Box closes MFA vulnerabilities, VPN service used by crooks shut, ransomware stats, and more.
Welcome to Cyber Security Today. It’s Wednesday, January 19th. I’m Howard Solomon, contributing writer on cybersecurity for ITWorldCanada.com.
Cybersecurity experts agree multifactor authentication is one of the key tools IT departments must adopt to fight intrusions. But it must be set up securely. The cloud file sharing service called Box found out twice recently that the way it did MFA wasn’t secure enough.
One of the best ways to implement MFA is by sending numeric codes to users on a smartphone through an encrypted app like Google Authenticator, Microsoft Authenticator, Authy or Cisco Duo. Sending codes by SMS text is not secure. Box offered SMS text as an option to users for MFA. However, researchers at Varonis discovered the way Box implemented it could be bypassed without having to hack a victim’s phone. If an attacker enrolled as a subscriber with an authenticator app, then entered a victim’s stolen email address and password on the account login page that would trigger a process allowing the attacker to get into the victim’s account. The victim would be unaware since no SMS text was sent. Varonis warned Box about this vulnerability, which has since been closed. By the way, Box also allows users to get their codes through an authenticator app. But last month Varonis also warned Box the way it implemented that was also flawed. Yes, even an authenticator app can be bypassed if it isn’t set up right. In this case an attacker could have un-enrolled a target from the app. Then no extra security code would be sent to a victim. That vulnerability has also been plugged.
Ransomware was in the headlines far too often in the U.S. last year. An analysis of the number of attacks by researchers at Emsisoft gives an idea how of often public sector institutions were hit: Over 2,300 local governments, schools and healthcare providers were victimized by ransomware. That’s a minimum number. Many attacks aren’t reported. Major cities weren’t victims last year. The report suggests perhaps that’s because large municipalities have shored up their defences.
Speaking of ransomware, Italian luxury fashion house Moncler has acknowledged being hit by ransomware in December. This comes after the attackers on Tuesday published personal information of current and former employees they stole from the company, data of customers and some corporate data. Moncler said, no customer credit card numbers were exposed. According to the Bleeping Computer news service, the AlphaV ransomware gang, also called BlackCat, was behind the attack. Moncler said no ransom will be paid.
More on ransomware: A new strain has been seen. Called White Rabbit by some researchers, it was first spotted last month. According to a report this week from Trend Micro, White Rabbit operators not only encrypt data, they also threaten to release or sell stolen corporate data. IT leaders are reminded to deploy cross-layered detection and response defences, and to create playbooks for attack prevention and recovery.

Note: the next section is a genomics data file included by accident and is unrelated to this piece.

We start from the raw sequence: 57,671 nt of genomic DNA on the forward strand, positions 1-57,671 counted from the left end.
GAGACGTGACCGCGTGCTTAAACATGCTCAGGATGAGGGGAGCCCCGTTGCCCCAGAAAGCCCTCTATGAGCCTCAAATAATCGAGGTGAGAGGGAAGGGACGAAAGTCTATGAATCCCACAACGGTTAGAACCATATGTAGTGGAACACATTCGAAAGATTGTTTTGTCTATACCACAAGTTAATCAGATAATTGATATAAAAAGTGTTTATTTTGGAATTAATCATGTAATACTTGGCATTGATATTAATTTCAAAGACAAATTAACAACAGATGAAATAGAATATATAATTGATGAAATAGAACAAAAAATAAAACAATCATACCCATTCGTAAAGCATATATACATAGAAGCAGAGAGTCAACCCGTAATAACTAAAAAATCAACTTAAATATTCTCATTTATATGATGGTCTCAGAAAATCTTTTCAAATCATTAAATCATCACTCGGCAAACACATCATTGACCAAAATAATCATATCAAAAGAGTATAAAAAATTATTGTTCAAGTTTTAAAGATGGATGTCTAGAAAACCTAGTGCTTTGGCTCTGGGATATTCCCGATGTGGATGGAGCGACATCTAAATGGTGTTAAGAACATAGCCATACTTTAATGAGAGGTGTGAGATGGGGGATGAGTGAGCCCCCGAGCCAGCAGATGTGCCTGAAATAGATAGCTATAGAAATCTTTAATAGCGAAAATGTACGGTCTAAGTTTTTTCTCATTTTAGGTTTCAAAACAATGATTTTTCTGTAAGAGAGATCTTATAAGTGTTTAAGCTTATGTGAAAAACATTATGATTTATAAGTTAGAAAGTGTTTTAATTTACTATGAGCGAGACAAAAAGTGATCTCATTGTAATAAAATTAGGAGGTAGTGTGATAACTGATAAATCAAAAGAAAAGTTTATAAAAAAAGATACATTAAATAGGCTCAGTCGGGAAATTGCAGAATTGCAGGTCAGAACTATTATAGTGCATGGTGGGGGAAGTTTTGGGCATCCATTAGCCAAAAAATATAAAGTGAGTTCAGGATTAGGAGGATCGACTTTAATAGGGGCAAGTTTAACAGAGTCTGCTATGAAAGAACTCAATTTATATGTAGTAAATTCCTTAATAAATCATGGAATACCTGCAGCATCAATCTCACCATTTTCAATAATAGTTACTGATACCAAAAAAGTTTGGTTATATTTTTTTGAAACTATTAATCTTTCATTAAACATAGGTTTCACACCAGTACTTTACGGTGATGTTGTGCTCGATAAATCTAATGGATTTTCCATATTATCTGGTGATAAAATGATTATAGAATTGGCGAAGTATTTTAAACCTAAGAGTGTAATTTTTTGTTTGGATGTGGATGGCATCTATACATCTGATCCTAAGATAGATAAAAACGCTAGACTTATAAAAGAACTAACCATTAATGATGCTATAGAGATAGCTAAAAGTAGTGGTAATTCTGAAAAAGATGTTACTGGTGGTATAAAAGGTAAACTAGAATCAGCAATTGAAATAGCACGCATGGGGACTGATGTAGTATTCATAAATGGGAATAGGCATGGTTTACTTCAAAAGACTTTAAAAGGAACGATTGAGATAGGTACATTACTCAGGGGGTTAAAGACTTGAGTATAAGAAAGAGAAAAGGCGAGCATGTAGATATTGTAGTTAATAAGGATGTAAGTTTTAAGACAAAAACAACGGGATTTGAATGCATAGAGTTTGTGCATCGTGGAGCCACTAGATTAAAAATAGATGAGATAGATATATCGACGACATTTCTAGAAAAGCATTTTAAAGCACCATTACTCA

Law enforcement officials in 10 countries including Canada and the U.S. have seized or disrupted the servers running a virtual private network service often used by crooks. The Europol police co-operative said this week the infrastructure of VPNLab.net has been shut. The action was led by German police. The service was popular for cybercrooks because its servers were located in several countries.
Cryptocurrency exchanges are prime targets for hackers. Which means IT defences had better be tough. This week the site crypto.com stopped transactions after detecting unauthorized activity. According to Bloomberg News, several users reported on social media cryptocurrencies had disappeared from their accounts. Users have been told a security update is being pushed out, and they’ll will have to re-set their two-factor authentication. They are also being told all funds are safe.
Finally, crooks continue to take advantage of the COVID-19 pandemic. Researchers at Check Point Software warn there’s a resurgence in counterfeit COVID test and vaccination certificates as more countries demand proof of peoples’ health status for entering businesses, events or crossing borders. The cost of counterfeit test certificates has jumped 600 per cent to between $200 to $600.
That’s it for now Remember links to details about podcast stories are in the text version at ITWorldCanada.com. That’s where you’ll also find other stories of mine.
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